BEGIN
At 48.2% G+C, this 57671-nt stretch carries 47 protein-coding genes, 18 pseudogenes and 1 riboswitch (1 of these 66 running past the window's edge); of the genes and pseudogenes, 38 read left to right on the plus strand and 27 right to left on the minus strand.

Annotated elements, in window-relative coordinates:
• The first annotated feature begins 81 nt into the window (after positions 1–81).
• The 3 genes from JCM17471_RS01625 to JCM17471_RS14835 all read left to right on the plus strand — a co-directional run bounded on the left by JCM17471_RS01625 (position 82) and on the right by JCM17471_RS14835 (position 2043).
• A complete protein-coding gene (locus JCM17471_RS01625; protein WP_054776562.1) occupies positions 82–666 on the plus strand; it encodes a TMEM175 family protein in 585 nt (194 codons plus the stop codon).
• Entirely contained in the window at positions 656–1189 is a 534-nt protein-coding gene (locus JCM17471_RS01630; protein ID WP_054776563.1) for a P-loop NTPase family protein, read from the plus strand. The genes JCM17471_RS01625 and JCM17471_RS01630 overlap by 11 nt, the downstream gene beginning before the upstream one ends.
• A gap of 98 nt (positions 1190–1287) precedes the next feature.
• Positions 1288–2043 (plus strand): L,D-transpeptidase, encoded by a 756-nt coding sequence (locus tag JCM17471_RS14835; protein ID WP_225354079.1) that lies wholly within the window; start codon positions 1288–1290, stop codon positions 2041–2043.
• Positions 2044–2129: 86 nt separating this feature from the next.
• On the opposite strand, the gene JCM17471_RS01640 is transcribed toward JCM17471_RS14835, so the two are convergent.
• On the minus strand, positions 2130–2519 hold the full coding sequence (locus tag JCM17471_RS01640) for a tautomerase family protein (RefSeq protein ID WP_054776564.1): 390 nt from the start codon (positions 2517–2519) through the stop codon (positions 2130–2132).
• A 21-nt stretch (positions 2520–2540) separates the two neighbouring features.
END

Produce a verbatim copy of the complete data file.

At 48.2% G+C, this 57671-nt stretch carries 47 protein-coding genes, 18 pseudogenes and 1 riboswitch (1 of these 66 running past the window's edge); of the genes and pseudogenes, 38 read left to right on the plus strand and 27 right to left on the minus strand.

Annotated elements, in window-relative coordinates:
• The first annotated feature begins 81 nt into the window (after positions 1–81).
• The 3 genes from JCM17471_RS01625 to JCM17471_RS14835 all read left to right on the plus strand — a co-directional run bounded on the left by JCM17471_RS01625 (position 82) and on the right by JCM17471_RS14835 (position 2043).
• A complete protein-coding gene (locus JCM17471_RS01625; protein WP_054776562.1) occupies positions 82–666 on the plus strand; it encodes a TMEM175 family protein in 585 nt (194 codons plus the stop codon).
• Entirely contained in the window at positions 656–1189 is a 534-nt protein-coding gene (locus JCM17471_RS01630; protein ID WP_054776563.1) for a P-loop NTPase family protein, read from the plus strand. The genes JCM17471_RS01625 and JCM17471_RS01630 overlap by 11 nt, the downstream gene beginning before the upstream one ends.
• A gap of 98 nt (positions 1190–1287) precedes the next feature.
• Positions 1288–2043 (plus strand): L,D-transpeptidase, encoded by a 756-nt coding sequence (locus tag JCM17471_RS14835; protein ID WP_225354079.1) that lies wholly within the window; start codon positions 1288–1290, stop codon positions 2041–2043.
• Positions 2044–2129: 86 nt separating this feature from the next.
• On the opposite strand, the gene JCM17471_RS01640 is transcribed toward JCM17471_RS14835, so the two are convergent.
• On the minus strand, positions 2130–2519 hold the full coding sequence (locus tag JCM17471_RS01640) for a tautomerase family protein (RefSeq protein ID WP_054776564.1): 390 nt from the start codon (positions 2517–2519) through the stop codon (positions 2130–2132).
• A 21-nt stretch (positions 2520–2540) separates the two neighbouring features.